Over the last three years, two mental health staff have been funded utilizing ESSER funds given to schools to help deal with the pandemic. ESSER funds expire later this year, so the two mental health positions (One social worker and one counselor) need to be funded locally. Beyond ESSER funds, we have also been experiencing a drop in our Title I funding. Title I is a federally funded program that we have used to support literacy instruction at NES. In recent years, these funds have not kept up with inflation, forcing the district to fund one of our tutors locally. To offset the budget increases caused by inflation and the loss of grant funds, overall staffing has been reduced by 2.44 FTE positions. These reductions were accomplished through attrition. In the end, the proposed budget provides the necessary funding that allows us to meet students' needs.


As we build the budget each year, our goal is to request only what is required to meet our students' needs. We use our trust funds to protect the district from unanticipated expenses. Articles 3,4 and 5 are all requests to put various sums into expendable trust funds to protect the district from the three most common unanticipated cost areas. Those cost areas are facilities, employee benefits, and special education expenses.


Article 3 asks voters to appropriate $200,000 to go into the School Improvement Capital Reserve Fund to support the newly adopted Newmarket School District Capital Improvement Plan. The new CIP maps out capital maintenance costs over the next 20 years. In current dollars, it is estimated that we will have $4.9 million in necessary maintenance costs from 2024 to 2043. By putting aside money each year in this manner, the Newmarket Schools will be able to address the known capital maintenance needs without dramatic spikes in the budget process.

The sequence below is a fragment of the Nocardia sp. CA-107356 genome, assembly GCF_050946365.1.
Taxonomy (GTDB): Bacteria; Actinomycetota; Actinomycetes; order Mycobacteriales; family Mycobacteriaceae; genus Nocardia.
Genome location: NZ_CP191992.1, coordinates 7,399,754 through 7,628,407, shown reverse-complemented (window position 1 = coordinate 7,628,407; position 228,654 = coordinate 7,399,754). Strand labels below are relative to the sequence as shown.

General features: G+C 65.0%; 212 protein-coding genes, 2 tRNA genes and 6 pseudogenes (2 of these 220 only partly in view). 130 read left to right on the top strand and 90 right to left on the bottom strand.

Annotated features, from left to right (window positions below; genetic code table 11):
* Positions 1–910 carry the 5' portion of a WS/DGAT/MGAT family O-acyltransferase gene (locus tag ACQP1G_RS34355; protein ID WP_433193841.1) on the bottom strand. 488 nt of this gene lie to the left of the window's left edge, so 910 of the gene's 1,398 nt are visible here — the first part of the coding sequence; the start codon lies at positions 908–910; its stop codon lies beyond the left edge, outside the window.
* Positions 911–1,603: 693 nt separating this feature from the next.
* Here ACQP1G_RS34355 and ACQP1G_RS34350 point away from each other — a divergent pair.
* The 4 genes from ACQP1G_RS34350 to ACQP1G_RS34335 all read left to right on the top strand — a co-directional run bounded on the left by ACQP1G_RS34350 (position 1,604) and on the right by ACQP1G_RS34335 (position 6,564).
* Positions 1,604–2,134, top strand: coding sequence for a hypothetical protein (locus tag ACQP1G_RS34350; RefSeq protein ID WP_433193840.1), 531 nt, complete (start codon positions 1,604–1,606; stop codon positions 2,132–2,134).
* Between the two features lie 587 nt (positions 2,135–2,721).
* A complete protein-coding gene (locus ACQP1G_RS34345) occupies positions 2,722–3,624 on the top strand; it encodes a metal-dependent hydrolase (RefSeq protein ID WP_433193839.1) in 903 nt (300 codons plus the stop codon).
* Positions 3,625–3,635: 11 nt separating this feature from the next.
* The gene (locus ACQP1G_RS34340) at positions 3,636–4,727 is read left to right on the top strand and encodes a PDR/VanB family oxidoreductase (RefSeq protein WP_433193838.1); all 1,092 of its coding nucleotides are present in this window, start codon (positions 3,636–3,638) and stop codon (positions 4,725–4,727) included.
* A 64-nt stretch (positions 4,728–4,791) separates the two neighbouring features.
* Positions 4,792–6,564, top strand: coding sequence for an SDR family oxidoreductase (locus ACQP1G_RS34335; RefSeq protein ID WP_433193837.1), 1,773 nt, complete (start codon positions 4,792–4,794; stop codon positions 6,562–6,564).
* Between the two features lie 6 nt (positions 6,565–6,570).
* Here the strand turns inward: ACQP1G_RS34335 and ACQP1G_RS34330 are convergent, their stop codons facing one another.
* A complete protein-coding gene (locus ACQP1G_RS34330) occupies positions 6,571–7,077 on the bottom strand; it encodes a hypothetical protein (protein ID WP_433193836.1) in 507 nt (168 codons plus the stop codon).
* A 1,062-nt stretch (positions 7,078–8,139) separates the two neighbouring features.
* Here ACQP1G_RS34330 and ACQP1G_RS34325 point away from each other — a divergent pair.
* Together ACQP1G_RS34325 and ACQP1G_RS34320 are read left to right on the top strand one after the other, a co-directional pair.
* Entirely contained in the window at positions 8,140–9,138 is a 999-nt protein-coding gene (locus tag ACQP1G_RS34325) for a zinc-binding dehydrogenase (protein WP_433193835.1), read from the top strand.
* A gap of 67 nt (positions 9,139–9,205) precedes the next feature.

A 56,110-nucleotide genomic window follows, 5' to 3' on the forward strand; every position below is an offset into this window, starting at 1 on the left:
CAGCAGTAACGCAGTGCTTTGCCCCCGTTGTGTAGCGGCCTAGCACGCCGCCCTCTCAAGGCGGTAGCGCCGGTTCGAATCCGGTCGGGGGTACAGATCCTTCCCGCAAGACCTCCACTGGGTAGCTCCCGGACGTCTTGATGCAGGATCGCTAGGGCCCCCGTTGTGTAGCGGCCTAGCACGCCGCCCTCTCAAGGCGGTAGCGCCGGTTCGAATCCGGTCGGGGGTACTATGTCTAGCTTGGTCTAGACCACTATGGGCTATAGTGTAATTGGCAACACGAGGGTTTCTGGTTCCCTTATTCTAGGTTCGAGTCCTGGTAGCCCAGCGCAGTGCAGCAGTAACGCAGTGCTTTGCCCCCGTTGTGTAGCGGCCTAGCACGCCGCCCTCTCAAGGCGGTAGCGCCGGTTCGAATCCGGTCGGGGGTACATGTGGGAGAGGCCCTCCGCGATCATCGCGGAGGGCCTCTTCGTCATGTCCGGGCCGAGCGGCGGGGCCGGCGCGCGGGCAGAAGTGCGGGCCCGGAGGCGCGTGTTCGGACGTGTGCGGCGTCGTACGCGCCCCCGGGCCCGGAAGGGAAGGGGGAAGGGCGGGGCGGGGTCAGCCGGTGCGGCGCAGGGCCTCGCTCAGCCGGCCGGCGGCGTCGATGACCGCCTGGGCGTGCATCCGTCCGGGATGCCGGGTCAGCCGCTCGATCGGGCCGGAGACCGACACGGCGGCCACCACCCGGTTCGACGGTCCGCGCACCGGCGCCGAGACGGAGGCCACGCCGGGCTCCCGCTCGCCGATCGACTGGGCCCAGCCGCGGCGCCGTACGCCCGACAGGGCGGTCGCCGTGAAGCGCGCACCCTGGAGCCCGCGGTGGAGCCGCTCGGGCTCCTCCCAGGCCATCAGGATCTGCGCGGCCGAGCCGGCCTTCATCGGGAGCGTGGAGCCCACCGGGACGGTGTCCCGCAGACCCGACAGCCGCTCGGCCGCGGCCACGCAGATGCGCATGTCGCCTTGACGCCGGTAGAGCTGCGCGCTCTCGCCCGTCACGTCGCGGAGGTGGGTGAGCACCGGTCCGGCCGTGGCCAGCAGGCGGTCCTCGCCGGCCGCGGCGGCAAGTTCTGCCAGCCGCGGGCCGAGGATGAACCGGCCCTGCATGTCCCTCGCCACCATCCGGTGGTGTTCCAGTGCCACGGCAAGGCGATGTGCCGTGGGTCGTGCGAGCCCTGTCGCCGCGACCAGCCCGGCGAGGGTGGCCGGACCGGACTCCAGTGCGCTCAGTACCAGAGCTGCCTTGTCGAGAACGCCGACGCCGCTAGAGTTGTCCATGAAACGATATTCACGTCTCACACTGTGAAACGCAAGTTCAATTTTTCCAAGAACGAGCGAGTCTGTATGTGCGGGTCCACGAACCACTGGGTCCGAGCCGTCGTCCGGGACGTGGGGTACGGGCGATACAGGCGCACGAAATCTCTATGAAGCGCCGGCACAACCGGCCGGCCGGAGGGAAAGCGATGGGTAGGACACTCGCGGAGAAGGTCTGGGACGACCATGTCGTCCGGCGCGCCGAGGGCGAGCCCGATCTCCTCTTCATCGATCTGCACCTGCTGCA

Article 4 asks that $75,000 out of the year-end fund balance be deposited into the Insurance and Benefits Expendable Trust Fund. This fund was created last year to guard against unanticipated healthcare expenses. At the beginning of the budget process, we are given an estimate of the rate increase to expect for our employee benefit plan. The actual rate increase is often not available until well after the budget has been developed. In FY24, the estimated rate increase was 8.5%, but the actual increase was 11.7%. That difference represented $50,000 of new cost in the budget. The Insurance and Benefit Expendable Trust allows us to absorb those costs without sacrificing someplace else in the budget.


Article 5 asks that $50,000 out of the year-end fund balance be deposited into the Special Education Trust Fund. The purpose of the Special Education Trust Fund is to protect the district from unanticipated special education costs. One unexpected high-end out-of-district placement can cost more than $300,000 per year. The current balance of the Special Education Trust Fund is $300,506. Adding $50,000 to the fund improves the district’s capacity to absorb unanticipated costs related to meeting student needs.

If you have any questions about the proposed budget, please feel free to contact me. I’m happy to call you or set up a time to meet.

Be well Newmarket,

Todd Allen
Superintendent of Schools